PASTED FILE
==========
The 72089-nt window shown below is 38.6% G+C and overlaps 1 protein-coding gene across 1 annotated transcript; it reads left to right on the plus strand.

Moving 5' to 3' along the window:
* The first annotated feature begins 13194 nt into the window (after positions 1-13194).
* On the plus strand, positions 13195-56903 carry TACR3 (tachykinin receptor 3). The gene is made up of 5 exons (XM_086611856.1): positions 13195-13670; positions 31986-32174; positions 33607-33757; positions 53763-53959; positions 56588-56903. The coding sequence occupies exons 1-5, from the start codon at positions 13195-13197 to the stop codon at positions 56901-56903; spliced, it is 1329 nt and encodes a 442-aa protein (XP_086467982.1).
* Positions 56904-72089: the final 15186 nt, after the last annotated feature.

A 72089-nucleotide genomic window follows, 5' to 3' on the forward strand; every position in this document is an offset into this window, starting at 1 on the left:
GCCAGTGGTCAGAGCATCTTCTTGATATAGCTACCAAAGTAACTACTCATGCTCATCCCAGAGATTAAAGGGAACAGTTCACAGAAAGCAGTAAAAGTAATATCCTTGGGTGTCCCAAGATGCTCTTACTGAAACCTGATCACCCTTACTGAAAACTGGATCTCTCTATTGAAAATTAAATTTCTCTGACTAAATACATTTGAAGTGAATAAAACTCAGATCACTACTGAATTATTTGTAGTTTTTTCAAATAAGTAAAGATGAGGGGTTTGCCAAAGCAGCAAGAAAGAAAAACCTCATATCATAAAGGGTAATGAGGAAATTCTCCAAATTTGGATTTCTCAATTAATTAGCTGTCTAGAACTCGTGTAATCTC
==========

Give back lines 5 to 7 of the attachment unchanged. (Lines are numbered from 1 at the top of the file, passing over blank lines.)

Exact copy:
* Positions 56904-72089: the final 15186 nt, after the last annotated feature.

A 72089-nucleotide genomic window follows, 5' to 3' on the forward strand; every position in this document is an offset into this window, starting at 1 on the left:
GCCAGTGGTCAGAGCATCTTCTTGATATAGCTACCAAAGTAACTACTCATGCTCATCCCAGAGATTAAAGGGAACAGTTCACAGAAAGCAGTAAAAGTAATATCCTTGGGTGTCCCAAGATGCTCTTACTGAAACCTGATCACCCTTACTGAAAACTGGATCTCTCTATTGAAAATTAAATTTCTCTGACTAAATACATTTGAAGTGAATAAAACTCAGATCACTACTGAATTATTTGTAGTTTTTTCAAATAAGTAAAGATGAGGGGTTTGCCAAAGCAGCAAGAAAGAAAAACCTCATATCATAAAGGGTAATGAGGAAATTCTCCAAATTTGGATTTCTCAATTAATTAGCTGTCTAGAACTCGTGTAATCTC